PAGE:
"Curiouser and curiouser" was Alice's commentary on the world she found down the rabbit hole in Lewis Carol's Alice In Wonderland. While the land she found herself in was populated by hookah smoking caterpillars, pocket watch bearing white rabbits, vanishing talking cats and other strange and somewhat scary beings, it probably wasn't half so strange as the rabbit hole of social networks we currently live in.
There is no mythical or fantastic country I can think of stranger than the lands of a thousand unknown "Friends" which is Facebook or the 140 characters of sometimes meaningless chatter constituting Twitter. Mobile phones and tablets are the looking glasses of today. Faces glued to screens, oblivious to the world around them, people enter into a cyber world as unreal and made up as any created by the Brother's Grimm or Hans Christian Anderson. All of which makes a new book by Tim Manley, Alice In tumblr-Land (and Other Fairy Tales For A New Generation), published by Penguin Canada a pleasure to read on many levels.
Snow White, King Arthur, Hansel and Gretel, Rapunzel and the rest of the fairy tale/folk hero gang, live in the world of social media. Chicken Little feeds her paranoia by Googling illnesses, Snow has fantasies about Ryan Gosling while perusing online photos and Beauty worries what her chic friends will think of Beast. Cinderella divorced the Prince (he wasn't gay, just kind of a prick) and moved back in with her stepmother, vowing never to wear glass slippers ever again - it's Crocs all the way for this modern girl while Arthur and Lancelot have jobs in the sharp end of the service industry and are typical twenty-something slackers.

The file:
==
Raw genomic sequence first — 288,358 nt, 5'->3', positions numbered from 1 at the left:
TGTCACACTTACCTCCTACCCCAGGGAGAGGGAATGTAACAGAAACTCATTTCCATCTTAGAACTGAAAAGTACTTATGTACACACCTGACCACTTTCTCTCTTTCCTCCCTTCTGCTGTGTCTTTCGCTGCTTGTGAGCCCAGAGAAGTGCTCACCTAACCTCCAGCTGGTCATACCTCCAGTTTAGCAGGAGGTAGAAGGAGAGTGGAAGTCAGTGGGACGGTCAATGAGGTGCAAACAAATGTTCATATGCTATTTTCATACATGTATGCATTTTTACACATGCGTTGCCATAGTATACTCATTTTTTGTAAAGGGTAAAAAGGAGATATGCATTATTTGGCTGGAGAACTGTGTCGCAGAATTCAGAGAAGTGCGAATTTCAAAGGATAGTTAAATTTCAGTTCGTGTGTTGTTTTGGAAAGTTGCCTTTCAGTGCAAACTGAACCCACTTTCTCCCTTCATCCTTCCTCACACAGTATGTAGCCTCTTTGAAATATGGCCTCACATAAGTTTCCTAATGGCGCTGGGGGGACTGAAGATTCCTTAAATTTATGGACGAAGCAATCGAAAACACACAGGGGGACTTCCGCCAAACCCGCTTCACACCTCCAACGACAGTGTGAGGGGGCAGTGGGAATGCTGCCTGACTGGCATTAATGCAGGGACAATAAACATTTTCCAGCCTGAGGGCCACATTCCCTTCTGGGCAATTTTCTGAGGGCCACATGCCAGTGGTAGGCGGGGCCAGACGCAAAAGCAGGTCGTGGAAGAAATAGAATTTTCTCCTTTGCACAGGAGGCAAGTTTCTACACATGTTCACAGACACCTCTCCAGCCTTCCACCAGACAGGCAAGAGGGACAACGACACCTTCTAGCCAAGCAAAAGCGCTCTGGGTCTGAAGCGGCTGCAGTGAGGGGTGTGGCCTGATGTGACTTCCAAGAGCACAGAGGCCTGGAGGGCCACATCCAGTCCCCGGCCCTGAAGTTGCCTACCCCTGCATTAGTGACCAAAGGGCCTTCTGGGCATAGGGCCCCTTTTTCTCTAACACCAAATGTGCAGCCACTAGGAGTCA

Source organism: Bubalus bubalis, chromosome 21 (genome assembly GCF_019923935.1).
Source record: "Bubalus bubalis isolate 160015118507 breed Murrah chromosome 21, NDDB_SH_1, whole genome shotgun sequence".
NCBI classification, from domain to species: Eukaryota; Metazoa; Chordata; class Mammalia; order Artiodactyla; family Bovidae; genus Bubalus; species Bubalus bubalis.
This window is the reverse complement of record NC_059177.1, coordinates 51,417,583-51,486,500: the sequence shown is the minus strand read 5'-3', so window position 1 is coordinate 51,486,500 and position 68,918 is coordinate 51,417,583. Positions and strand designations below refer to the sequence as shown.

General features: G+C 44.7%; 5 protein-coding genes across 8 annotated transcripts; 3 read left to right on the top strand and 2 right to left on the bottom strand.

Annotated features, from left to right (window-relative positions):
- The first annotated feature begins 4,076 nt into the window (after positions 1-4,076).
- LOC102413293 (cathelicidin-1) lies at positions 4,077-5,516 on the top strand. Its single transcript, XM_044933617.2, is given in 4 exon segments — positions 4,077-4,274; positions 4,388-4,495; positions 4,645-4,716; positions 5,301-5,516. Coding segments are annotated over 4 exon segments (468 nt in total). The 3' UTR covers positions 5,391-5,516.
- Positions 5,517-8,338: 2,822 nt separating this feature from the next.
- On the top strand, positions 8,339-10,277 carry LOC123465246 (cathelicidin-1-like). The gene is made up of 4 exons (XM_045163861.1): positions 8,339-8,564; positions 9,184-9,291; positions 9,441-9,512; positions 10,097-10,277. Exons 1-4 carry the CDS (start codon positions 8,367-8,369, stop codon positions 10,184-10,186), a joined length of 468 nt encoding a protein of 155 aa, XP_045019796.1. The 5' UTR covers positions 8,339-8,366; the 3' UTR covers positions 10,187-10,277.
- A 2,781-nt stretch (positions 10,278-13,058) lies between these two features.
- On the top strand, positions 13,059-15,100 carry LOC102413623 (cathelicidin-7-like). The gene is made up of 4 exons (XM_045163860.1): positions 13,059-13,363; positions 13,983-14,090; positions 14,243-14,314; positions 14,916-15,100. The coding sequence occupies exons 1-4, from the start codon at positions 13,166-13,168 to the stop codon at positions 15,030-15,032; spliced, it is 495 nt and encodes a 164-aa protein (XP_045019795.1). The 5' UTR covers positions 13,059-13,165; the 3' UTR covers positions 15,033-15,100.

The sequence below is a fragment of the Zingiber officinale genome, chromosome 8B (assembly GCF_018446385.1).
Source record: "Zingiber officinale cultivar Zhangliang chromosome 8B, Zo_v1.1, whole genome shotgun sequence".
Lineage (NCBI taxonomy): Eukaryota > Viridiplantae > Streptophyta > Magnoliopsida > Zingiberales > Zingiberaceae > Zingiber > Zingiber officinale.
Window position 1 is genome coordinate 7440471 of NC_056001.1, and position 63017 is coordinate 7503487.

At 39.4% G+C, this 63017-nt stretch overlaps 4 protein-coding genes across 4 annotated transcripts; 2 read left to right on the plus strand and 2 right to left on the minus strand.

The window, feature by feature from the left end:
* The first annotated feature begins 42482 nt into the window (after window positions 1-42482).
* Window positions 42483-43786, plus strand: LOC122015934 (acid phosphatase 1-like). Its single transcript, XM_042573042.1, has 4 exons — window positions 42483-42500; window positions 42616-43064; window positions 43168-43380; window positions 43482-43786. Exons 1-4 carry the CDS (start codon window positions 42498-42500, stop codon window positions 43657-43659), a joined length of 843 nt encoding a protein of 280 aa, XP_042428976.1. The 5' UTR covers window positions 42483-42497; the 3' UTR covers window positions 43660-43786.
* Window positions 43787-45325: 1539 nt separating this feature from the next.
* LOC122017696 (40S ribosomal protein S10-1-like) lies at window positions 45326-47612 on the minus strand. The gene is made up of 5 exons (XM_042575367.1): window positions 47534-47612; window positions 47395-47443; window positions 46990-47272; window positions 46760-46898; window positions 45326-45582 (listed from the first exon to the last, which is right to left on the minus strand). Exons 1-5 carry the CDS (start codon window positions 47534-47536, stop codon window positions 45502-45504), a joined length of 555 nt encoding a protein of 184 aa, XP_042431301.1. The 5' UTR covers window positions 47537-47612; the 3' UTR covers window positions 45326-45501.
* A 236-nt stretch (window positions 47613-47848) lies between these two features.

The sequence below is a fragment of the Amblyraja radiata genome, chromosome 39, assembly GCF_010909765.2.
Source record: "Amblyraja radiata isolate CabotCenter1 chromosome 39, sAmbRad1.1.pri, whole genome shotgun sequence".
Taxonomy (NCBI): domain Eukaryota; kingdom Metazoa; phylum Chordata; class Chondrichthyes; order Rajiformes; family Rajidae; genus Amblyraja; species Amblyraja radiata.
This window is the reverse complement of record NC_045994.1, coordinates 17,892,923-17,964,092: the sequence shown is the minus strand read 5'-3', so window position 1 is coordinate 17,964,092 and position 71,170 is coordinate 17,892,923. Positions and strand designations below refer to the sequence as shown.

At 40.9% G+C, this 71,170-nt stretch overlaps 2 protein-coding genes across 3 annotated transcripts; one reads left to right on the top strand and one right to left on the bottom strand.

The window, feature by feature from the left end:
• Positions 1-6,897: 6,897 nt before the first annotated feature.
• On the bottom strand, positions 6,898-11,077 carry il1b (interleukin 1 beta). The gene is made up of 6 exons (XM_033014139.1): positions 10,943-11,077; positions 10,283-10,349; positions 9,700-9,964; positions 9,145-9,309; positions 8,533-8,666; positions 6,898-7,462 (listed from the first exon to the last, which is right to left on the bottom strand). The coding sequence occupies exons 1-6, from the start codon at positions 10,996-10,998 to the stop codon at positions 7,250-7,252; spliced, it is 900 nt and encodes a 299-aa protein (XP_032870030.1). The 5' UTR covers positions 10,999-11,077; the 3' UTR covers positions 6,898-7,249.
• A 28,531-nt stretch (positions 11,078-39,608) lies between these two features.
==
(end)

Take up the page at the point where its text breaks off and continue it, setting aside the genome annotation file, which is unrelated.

Manley, the creator of the blog, Fairy Tales For Twenty-somethings, has put the book together along the lines of blog posts or daily status updates on a social media site. Instead of chapters telling each character's story, each page contains a small blurb and an illustration (all illustrations by the author) of what at first appears to be meaningless pieces of information. All right, it's sort of cute Snow White has the hots for Gosling. (He's not related to the Ugly Duckling is he?) Or, how after pulling the sword from the stone, before becoming king, Arthur takes off on a road trip which includes stops at Burning Man and learning how to make a guitar out of cigar box on the streets of New Orleans.
But like status updates they are merely moments without context or substance. You don't learn anything about a person, or a character, from these types of truncated thoughts. Thankfully Manley understands this, and doesn't just leave it at that. For he uses these blurbs to gradually tell us each person's story. As we continue to read he keeps circling back to his characters gradually revealing more and more about each one.